French soccer resumed on Friday as Nice beat second-place Lyon, 3-0, to move into third-place in the Ligue 1 table.
The game at the Allianz Riviera was the first in France since the Nov. 13 attacks in Paris that left 130 dead and many more injured.
The Stade de France in Saint Denis was among the venues targeted during last Friday’s attacks in which three attackers blew themselves up near the French national stadium, where the national team was playing world champion Germany in a friendly.
At the game in Nice, fans held lit candles during a minute’s silence after singing “La Marseillaise,” the French national anthem, prior to kickoff.
That gesture will be repeated throughout the country’s top two divisions as club soccer resumes in Europe this weekend. In an act of solidarity with its neighbor, the BBC reported that England’s Premier League would also play “La Marseillaise” before its games, in addition to observing a minute’s silence before kickoff
As an extra security measure, France’s Ligue de Football Professionnel (LFP) has banned away fans at all major domestic games, while those attending will be body searched as they enter the stadium. Fans will also not be allowed to bring bags, hats or bulky items.
There will also be heightened security in neighboring Spain, particularly for Saturday’s Clasico between rivals Real Madrid and Barcelona. Additionally, Spanish league games will be preceded by a minute’s silence in honor of the victims of last Friday’s attacks in Paris.
To be sure, it will be an emotional weekend -- particularly in France, where the LFP only made the decision to go ahead with this weekend’s round of games on Tuesday.
"Playing football is an act of resistance in the face of barbarism,” LFP President Frederic Thiriez said. “After the pain, after the tears, life must go on. Sportspeople, just like artists, can set the example."
Indeed, but Ligue 1’s players and coaches are human, too. During his press conference on Friday ahead of Paris Saint-Germain’s trip to Lorient, coach Laurent Blanc was obviously feeling the pressure of being asked to set such an example to the people of France. As the media repeatedly battered him with questions about the psychological impact the Nov 13 attacks must have had on the French capital club, Blanc became increasingly flustered.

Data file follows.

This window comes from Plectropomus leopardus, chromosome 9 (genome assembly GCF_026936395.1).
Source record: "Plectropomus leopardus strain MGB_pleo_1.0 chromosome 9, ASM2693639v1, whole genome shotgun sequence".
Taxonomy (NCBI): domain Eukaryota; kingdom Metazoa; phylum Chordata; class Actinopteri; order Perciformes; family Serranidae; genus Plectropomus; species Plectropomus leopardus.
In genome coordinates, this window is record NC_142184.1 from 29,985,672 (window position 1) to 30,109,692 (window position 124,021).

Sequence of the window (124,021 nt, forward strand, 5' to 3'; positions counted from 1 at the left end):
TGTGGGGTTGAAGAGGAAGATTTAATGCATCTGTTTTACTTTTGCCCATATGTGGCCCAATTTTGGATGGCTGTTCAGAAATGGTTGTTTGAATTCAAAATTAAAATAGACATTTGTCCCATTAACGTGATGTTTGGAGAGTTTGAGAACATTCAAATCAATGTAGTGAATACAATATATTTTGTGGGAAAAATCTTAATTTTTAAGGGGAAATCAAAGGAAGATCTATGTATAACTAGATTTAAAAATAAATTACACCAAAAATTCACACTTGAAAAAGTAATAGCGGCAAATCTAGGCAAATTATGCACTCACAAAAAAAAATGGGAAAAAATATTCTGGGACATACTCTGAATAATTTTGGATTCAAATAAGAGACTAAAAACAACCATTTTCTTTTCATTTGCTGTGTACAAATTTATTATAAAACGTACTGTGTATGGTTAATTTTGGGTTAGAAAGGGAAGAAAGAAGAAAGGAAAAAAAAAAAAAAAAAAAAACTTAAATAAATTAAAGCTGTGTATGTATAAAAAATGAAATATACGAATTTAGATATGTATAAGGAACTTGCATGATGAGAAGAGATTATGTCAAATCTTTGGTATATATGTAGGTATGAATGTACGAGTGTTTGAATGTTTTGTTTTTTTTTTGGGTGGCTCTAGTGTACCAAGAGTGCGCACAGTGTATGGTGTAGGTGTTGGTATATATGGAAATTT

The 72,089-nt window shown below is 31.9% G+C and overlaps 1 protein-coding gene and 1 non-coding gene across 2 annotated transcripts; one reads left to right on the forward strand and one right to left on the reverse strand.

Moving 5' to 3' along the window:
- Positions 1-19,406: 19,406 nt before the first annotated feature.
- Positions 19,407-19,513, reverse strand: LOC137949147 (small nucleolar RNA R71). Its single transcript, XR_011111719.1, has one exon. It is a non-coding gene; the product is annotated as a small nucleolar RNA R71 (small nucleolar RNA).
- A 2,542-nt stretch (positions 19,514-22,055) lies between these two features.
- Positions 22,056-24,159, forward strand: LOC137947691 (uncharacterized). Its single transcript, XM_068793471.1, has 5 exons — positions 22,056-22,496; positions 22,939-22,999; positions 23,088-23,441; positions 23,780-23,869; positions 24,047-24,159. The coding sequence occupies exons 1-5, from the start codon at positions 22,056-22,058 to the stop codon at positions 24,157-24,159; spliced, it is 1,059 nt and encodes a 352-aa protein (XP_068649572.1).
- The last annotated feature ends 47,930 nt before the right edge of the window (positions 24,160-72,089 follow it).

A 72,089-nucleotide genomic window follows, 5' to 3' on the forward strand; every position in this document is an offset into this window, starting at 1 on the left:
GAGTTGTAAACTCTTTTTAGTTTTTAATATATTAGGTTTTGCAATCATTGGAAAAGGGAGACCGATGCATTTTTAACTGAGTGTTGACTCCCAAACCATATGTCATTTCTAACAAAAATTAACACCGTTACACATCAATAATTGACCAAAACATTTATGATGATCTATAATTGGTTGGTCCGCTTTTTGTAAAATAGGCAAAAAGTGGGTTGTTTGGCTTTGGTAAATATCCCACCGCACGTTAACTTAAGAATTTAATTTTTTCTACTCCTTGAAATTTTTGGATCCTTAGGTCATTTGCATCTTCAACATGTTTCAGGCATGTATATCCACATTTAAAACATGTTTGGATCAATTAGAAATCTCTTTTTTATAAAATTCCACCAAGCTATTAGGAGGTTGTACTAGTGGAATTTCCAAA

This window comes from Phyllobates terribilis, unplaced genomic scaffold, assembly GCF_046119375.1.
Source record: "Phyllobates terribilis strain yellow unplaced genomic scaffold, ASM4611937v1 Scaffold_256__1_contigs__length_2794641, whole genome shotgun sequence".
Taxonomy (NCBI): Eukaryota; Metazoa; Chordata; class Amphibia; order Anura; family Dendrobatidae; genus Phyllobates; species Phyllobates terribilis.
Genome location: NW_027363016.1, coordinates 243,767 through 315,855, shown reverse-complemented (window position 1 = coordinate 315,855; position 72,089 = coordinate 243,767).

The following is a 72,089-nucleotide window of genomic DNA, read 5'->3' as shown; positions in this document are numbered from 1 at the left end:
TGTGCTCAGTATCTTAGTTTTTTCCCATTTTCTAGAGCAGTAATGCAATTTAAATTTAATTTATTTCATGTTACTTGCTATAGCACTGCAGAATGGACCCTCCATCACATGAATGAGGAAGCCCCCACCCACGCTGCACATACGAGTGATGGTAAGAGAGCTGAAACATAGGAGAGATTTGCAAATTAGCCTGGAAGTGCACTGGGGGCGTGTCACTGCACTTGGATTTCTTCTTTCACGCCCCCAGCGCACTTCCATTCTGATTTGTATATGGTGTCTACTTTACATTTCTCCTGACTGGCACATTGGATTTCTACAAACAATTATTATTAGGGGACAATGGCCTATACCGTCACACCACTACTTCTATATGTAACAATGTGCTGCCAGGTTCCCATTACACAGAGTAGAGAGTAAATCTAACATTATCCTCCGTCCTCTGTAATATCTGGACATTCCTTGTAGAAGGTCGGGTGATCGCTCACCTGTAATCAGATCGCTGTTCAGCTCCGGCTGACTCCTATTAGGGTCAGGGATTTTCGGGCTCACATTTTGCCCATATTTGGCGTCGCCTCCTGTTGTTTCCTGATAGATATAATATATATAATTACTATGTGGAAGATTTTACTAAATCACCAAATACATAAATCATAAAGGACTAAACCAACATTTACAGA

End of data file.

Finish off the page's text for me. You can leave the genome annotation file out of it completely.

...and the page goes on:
"It's not just Paris Saint-Germain players who are affected, it's all the players,” the Frenchman said. “Perhaps even more the foreign players. Why? Because they were very far away from Paris [during the international break], and the international media showed non-stop images of Paris, very negative, which was the reality.” Blanc added that because of this, “some [psychological] work had to be done" with the players, although none of them had yet come to him asking not to play.
"It's going to be hard to play football this weekend, for everyone, but we have to do it," he said. "It's our duty to prepare well. and to play as well as we can, despite the difficult context."
At one point, the former Marseille, Barcelona and Manchester United became so agitated with the repeated questions about his players’ state of mind, he said: “So what?” before adding sarcastically: "Great, great, they were dancing on the table and everything. You're explaining something to me ... you're explaining to me how they are, and by explaining to me how they are, you've given yourself the answer.”
Finally, he said angrily: "We're not going to talk about this during the whole news conference, because I guarantee you, if you ask me one more question about the context, I'll leave."
Sure, soccer can play a role in helping the people of France and Europe move forward, but let’s not forget that the players and staff of the clubs have all been affected by what’s happened, too. With that in mind, the media also has a role to play, too, and applying added pressure to an already pressure-filled situation is not helping anyone.